Agriculture Secretary Tom Vilsack has ordered his staff to revise a computerized forecasting model that showed that climate legislation supported by President Obama would make planting trees more lucrative than producing food.
The latest Agriculture Department economic-impact study of the climate bill, which passed the House this summer, found that the legislation would profit farmers in the long term. But those profits would come mostly from higher crop prices as a result of the legislation’s incentives to plant more forests and thus reduce the amount of land devoted to food-producing agriculture.
According to the economic model used by the department and the Environmental Protection Agency, the legislation would give landowners incentives to convert up to 59 million acres of farmland into forests over the next 40 years. The reason: Trees clean the air of heat-trapping gases better than farming does.
Mr. Vilsack, in a little-noticed statement issued with the report earlier this month, said the department’s forecasts “have caused considerable concern” among farmers and ranchers.
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“If landowners plant trees to the extent the model suggests, this would be disruptive to agriculture in some regions of the country,” he said.
He said the Forest and Agricultural Sector Optimization Model (FASOM), created by researchers at Texas A&M University, does not take into account other provisions in the House-passed bill, which would boost farmers’ income while they continue to produce food. Those omissions, he said, cause the model to overestimate the potential for increased forest planting.
Mr. Vilsack said he has directed his chief economist to work with the EPA to “undertake a review of the assumptions in the FASOM model, to update the model and to develop options on how best to avoid unintended consequences for agriculture that might result from climate change legislation.”
The legislation would give free emissions credits, known as offsets, to farmers and landowners who plant forests and adopt low-carbon farm and ranching practices. Farmers and ranchers could sell the credits to help major emitters of greenhouse gases comply with the legislation. That revenue would help the farmers deal with an expected rise in fuel and fertilizer costs.
But the economic forecast predicts that nearly 80 percent of the offsets would be earned through the planting of trees, mostly in the Midwest, the South and the Plains states.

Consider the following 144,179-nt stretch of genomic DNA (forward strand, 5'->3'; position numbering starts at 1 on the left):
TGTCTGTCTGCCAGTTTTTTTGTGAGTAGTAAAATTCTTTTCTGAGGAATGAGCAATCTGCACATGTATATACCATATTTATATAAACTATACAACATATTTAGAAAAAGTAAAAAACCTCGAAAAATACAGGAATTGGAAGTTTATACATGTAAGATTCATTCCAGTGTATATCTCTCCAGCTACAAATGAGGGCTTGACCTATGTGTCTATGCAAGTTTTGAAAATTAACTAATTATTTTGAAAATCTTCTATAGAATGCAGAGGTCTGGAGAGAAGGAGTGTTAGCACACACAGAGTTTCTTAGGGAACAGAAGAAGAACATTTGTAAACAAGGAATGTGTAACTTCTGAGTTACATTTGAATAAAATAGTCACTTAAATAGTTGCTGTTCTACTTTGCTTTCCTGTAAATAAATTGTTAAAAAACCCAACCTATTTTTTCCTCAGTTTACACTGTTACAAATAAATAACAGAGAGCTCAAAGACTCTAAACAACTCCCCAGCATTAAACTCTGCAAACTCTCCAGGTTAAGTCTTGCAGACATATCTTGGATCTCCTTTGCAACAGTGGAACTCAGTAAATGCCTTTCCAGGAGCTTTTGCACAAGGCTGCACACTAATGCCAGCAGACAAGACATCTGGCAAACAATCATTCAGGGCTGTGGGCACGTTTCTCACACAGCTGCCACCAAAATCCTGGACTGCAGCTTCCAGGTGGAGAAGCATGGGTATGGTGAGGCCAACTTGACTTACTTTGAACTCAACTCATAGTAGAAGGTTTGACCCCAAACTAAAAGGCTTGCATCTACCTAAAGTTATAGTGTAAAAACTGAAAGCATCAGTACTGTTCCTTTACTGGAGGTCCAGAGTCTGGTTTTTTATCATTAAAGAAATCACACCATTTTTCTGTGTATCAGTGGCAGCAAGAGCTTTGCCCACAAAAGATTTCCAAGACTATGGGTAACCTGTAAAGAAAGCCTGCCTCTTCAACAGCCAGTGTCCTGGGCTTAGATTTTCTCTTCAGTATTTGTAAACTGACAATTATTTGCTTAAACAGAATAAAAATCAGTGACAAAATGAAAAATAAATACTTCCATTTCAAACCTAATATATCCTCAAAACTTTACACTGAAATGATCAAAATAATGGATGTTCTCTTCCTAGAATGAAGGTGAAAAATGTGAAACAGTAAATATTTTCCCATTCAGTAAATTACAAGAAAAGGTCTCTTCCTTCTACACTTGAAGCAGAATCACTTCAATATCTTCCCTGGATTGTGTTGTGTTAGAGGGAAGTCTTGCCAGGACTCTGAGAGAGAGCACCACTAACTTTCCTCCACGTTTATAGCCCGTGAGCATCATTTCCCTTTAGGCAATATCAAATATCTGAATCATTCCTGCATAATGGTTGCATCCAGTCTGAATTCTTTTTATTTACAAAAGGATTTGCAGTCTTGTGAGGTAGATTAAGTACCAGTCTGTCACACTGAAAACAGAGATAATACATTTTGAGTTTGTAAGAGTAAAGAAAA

The American Farm Bureau Federation and some farm-state Republican lawmakers have complained that the offsets program would push landowners to plant trees and terminate their leases with farmers.
The model projects that reduced farm production will cause food prices to rise by 4.5 percent by 2050 compared with a scenario in which no legislation is passed, the department found.
A department spokesman declined to comment about how quickly the review would take place or whether Mr. Vilsack would revise the department’s economic-impact projections.
The Senate has not taken action on climate legislation, although the Senate Environment and Public Works Committee passed a bill similar to the House’s last month. That measure did not include agriculture provisions.
Sen. Blanche Lincoln, Arkansas Democrat and chairman of the Agriculture, Nutrition and Forestry Committee, has said she will hold hearings on climate provisions but has not indicated when those will take place.
The ranking Republican on the committee, Sen. Saxby Chambliss of Georgia, and his counterpart on the House Agriculture Committee, ranking Republican Rep. Frank D. Lucas of Oklahoma, wrote to Mr. Vilsack and EPA Administrator Lisa P. Jackson earlier this month to ask for new economic analyses of the House and Senate bills.
“EPA’s analysis was often cited during debate in the House of Representatives and the study had a great impact on the final vote. If there was a flaw in the analysis, then it would be prudent to correct the model and perform a more current and complete analysis on both [bills],” they wrote.
In a statement, the EPA said: “EPA looks forward to working with USDA and the designer of this particular computer model to continue improving the analytical tools that all of [us] use to predict the ways that different climate policies would affect agriculture.”
Allison Specht, an economist at the American Farm Bureau Federation, said other studies have largely confirmed the results of the EPA and Agriculture Department analysis.
“That’s one of the realities of cap-and-trade legislation. The biggest bang for your buck for carbon credits is planting trees,” she said.